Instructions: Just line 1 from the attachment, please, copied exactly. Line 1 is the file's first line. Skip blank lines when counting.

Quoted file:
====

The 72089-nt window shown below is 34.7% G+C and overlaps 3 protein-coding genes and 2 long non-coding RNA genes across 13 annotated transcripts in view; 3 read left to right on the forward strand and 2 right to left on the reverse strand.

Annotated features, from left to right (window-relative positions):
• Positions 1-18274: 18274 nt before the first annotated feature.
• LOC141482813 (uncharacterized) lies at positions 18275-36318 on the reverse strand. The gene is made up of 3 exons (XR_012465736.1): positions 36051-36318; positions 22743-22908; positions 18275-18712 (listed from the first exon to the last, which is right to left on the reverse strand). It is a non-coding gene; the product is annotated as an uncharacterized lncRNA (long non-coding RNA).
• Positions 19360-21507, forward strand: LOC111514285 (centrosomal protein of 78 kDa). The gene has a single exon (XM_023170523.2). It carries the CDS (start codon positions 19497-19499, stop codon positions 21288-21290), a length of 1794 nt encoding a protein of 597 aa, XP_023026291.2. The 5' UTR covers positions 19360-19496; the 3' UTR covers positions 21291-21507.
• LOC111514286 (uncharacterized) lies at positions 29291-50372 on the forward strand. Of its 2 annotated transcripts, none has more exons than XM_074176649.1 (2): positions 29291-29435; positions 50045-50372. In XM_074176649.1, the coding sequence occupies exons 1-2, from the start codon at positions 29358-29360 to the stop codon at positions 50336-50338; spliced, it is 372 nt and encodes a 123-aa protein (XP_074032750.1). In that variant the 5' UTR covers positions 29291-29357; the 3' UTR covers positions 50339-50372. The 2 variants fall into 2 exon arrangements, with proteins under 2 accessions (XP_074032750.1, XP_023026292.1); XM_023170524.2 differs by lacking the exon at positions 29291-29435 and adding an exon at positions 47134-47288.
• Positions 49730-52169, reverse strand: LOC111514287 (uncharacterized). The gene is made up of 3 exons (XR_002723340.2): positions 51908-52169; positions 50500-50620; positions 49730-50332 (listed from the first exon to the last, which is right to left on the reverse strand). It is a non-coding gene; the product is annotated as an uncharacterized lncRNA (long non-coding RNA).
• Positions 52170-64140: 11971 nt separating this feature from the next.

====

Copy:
The 72089-nt window shown below is 34.7% G+C and overlaps 3 protein-coding genes and 2 long non-coding RNA genes across 13 annotated transcripts in view; 3 read left to right on the forward strand and 2 right to left on the reverse strand.